Congenital muscular dystrophy (CMD) is a type of muscular dystrophy that is present at birth. CMD includes a number of autosomal recessive diseases of muscle weakness and possible joint deformities, present at birth and slowly progressing. Life expectancies for affected individuals vary, although some forms of CMD do not affect life span at all. At the moment, there is no cure for these conditions, and treatment usually involves physical therapy, surgery and use of a wheelchair.
One form of CMD, Ullrich congenital muscular dystrophy, is caused by a mutation in the COL6 group of genes, which code for the collagen VI protein subunits. Collagen VI is part of a group of proteins that are instrumental in maintaining the integrity of tissues, such as muscle. Ullrich CMD patients with mutations in the COL6 gene lack this vital protein. This shows for the first time that a possible therapy for Collagen VI CMD is to introduce stem cells making normal COL6 protein into COL6 CMD-affected muscles.
In the new study, researchers at Thomas Jefferson University found that stem cells derived from the adipose layer of foreskin -discarded after circumcision- of newborns could synthesise and secrete collagen VI. Furthermore, these stem cells seem to be better compared to stem cells derived from other, more traditional sources.
"While working in the Department of Dermatology, I had access to the skin specimens collected after newborn circumcision. My initial thought was that newborn skin should have plenty of stem cell precursors and that was the case. Another advantage, cells collected at an early age have higher regenerative potential than cells collected from adult donors." said leading author Olga Igoucheva.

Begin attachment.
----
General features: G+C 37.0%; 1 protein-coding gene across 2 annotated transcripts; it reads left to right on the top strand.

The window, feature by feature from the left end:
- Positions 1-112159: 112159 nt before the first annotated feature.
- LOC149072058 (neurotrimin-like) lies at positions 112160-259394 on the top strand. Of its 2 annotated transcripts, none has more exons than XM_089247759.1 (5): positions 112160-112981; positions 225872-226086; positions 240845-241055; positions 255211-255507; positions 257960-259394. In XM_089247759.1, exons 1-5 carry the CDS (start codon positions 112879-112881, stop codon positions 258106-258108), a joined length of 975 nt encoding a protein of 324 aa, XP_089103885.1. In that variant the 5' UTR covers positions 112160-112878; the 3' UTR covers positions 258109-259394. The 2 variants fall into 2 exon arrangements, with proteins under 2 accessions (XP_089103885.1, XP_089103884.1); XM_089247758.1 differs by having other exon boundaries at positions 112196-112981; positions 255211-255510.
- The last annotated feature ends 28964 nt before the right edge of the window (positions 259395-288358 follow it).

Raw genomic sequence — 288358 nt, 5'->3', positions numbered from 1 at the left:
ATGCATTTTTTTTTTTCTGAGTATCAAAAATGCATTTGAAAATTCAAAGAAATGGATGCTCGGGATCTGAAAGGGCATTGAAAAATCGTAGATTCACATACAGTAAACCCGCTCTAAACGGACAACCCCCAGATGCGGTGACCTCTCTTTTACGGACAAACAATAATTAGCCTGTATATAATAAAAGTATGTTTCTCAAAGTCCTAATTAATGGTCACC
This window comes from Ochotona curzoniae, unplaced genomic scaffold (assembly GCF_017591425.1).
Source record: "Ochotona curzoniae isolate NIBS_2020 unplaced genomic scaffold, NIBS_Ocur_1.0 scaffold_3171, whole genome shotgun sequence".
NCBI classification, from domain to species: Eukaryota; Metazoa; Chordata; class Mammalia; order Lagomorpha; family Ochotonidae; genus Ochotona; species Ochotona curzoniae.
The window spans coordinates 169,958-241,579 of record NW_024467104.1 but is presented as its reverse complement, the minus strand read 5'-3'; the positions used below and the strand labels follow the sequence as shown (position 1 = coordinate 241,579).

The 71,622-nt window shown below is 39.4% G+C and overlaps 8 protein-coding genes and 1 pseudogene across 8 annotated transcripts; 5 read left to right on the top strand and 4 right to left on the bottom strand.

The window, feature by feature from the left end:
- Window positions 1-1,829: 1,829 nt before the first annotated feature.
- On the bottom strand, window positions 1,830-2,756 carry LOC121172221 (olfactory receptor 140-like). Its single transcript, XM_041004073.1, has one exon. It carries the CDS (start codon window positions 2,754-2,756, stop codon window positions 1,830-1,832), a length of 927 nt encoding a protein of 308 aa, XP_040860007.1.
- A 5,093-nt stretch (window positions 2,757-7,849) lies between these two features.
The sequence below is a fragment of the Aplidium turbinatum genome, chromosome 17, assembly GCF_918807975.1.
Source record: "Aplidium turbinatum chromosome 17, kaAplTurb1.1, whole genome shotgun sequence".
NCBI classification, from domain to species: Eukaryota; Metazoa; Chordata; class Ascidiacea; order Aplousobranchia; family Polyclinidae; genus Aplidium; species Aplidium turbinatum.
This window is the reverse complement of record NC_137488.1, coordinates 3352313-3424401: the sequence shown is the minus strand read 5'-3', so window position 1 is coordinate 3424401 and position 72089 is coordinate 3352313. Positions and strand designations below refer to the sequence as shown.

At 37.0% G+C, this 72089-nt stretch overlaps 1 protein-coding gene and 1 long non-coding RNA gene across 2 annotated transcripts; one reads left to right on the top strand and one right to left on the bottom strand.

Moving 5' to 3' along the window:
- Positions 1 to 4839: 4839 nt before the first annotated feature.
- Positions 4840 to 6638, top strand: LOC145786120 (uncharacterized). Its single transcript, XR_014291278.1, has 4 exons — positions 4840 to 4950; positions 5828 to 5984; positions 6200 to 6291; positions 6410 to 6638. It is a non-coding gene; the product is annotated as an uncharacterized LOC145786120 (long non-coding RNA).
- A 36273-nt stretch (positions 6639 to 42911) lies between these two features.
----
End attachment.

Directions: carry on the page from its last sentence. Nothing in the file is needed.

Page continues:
The stem cells were first extracted and cultured, and then transplanted into mutant mice lacking the COL6A1 gene. The mice were injected with stem cells under physiological and pseudo-inflammatory conditions, mimicking severe Ullrich CMD. The stem cells were accepted by the mice and displayed long-term survival and secretion of the collagen VI protein missing in mutant mice.
"We believe that this research opens up new opportunities for replacing missing proteins that lead to COL6 CMD. Stem cells can be used as protein factories rather than the traditional approach of using stem cells to make new muscle cells. Using human adipose-derived stem cells - a readily available commodity - opens up a potential new treatment paradigm for CMD." said Olga Igoucheva.
The research was funded by Cure CMD, who support research into treatments, and a future cure, for CMD.
-Alexeev V., Arita M., Donahue A., Bonaldo P., Chu M.L. & Igoucheva O. (2014). Human adipose-derived stem cell transplantation as a potential therapy for collagen VI-related congenital muscular dystrophy, Stem Cell Research & Therapy, 5 (1) 21. DOI: 10.1186/scrt411